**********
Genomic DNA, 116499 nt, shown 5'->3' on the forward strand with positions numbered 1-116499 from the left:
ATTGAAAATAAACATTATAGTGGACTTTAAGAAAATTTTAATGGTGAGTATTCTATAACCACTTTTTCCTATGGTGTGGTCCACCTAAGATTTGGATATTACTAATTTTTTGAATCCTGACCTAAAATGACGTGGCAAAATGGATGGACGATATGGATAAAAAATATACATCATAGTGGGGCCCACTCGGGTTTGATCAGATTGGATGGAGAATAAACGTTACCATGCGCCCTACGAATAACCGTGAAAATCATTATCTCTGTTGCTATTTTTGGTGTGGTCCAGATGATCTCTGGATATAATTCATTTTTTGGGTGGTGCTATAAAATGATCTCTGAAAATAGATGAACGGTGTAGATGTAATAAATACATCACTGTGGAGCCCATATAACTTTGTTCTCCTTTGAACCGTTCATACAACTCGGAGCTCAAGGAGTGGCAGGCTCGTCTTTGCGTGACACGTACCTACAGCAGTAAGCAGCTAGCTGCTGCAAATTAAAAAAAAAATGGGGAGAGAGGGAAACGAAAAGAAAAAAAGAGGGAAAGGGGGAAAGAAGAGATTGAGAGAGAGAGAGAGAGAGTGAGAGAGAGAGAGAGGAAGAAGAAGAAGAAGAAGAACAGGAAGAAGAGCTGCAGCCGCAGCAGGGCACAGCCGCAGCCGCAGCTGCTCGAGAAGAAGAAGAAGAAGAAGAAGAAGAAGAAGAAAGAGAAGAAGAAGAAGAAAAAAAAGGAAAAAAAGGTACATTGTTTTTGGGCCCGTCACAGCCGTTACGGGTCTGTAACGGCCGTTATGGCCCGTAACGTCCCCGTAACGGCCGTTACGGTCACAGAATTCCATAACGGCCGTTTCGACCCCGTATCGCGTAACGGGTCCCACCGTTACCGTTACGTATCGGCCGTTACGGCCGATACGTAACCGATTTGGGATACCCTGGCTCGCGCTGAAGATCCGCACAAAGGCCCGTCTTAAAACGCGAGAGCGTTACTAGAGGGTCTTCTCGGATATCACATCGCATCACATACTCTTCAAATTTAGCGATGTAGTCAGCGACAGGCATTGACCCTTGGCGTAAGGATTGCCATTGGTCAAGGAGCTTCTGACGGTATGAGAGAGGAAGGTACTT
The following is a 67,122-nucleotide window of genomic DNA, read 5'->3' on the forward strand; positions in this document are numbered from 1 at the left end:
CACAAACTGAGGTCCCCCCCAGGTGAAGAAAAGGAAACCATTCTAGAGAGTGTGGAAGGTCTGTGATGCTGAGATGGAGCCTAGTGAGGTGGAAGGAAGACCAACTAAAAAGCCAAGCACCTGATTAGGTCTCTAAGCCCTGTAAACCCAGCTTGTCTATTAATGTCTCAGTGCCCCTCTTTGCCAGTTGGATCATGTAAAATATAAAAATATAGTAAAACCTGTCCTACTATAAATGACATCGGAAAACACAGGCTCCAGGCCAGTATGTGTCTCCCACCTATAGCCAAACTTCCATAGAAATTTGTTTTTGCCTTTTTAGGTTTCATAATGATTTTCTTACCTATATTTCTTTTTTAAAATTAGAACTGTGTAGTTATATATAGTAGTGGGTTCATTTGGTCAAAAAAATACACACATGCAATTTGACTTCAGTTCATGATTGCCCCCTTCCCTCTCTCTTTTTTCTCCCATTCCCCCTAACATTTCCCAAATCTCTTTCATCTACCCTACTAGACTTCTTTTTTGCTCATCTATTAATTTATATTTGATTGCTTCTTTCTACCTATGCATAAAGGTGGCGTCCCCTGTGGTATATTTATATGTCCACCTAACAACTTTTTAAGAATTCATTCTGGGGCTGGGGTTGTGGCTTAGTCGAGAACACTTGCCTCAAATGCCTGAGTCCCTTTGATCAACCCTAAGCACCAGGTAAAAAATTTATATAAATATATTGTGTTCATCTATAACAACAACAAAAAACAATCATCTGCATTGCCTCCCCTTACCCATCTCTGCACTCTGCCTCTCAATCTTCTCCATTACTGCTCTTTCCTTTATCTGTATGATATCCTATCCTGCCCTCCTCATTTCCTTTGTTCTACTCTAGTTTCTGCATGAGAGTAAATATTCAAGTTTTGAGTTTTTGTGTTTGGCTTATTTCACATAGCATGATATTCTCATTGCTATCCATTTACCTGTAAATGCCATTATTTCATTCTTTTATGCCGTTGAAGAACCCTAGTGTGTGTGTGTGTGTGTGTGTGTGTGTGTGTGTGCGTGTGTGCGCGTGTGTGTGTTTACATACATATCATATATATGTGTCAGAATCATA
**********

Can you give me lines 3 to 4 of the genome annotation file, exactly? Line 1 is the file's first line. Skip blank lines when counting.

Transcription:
The following is a 67,122-nucleotide window of genomic DNA, read 5'->3' on the forward strand; positions in this document are numbered from 1 at the left end:
CACAAACTGAGGTCCCCCCCAGGTGAAGAAAAGGAAACCATTCTAGAGAGTGTGGAAGGTCTGTGATGCTGAGATGGAGCCTAGTGAGGTGGAAGGAAGACCAACTAAAAAGCCAAGCACCTGATTAGGTCTCTAAGCCCTGTAAACCCAGCTTGTCTATTAATGTCTCAGTGCCCCTCTTTGCCAGTTGGATCATGTAAAATATAAAAATATAGTAAAACCTGTCCTACTATAAATGACATCGGAAAACACAGGCTCCAGGCCAGTATGTGTCTCCCACCTATAGCCAAACTTCCATAGAAATTTGTTTTTGCCTTTTTAGGTTTCATAATGATTTTCTTACCTATATTTCTTTTTTAAAATTAGAACTGTGTAGTTATATATAGTAGTGGGTTCATTTGGTCAAAAAAATACACACATGCAATTTGACTTCAGTTCATGATTGCCCCCTTCCCTCTCTCTTTTTTCTCCCATTCCCCCTAACATTTCCCAAATCTCTTTCATCTACCCTACTAGACTTCTTTTTTGCTCATCTATTAATTTATATTTGATTGCTTCTTTCTACCTATGCATAAAGGTGGCGTCCCCTGTGGTATATTTATATGTCCACCTAACAACTTTTTAAGAATTCATTCTGGGGCTGGGGTTGTGGCTTAGTCGAGAACACTTGCCTCAAATGCCTGAGTCCCTTTGATCAACCCTAAGCACCAGGTAAAAAATTTATATAAATATATTGTGTTCATCTATAACAACAACAAAAAACAATCATCTGCATTGCCTCCCCTTACCCATCTCTGCACTCTGCCTCTCAATCTTCTCCATTACTGCTCTTTCCTTTATCTGTATGATATCCTATCCTGCCCTCCTCATTTCCTTTGTTCTACTCTAGTTTCTGCATGAGAGTAAATATTCAAGTTTTGAGTTTTTGTGTTTGGCTTATTTCACATAGCATGATATTCTCATTGCTATCCATTTACCTGTAAATGCCATTATTTCATTCTTTTATGCCGTTGAAGAACCCTAGTGTGTGTGTGTGTGTGTGTGTGTGTGTGTGTGTGCGTGTGTGCGCGTGTGTGTGTTTACATACATATCATATATATGTGTCAGAATCATA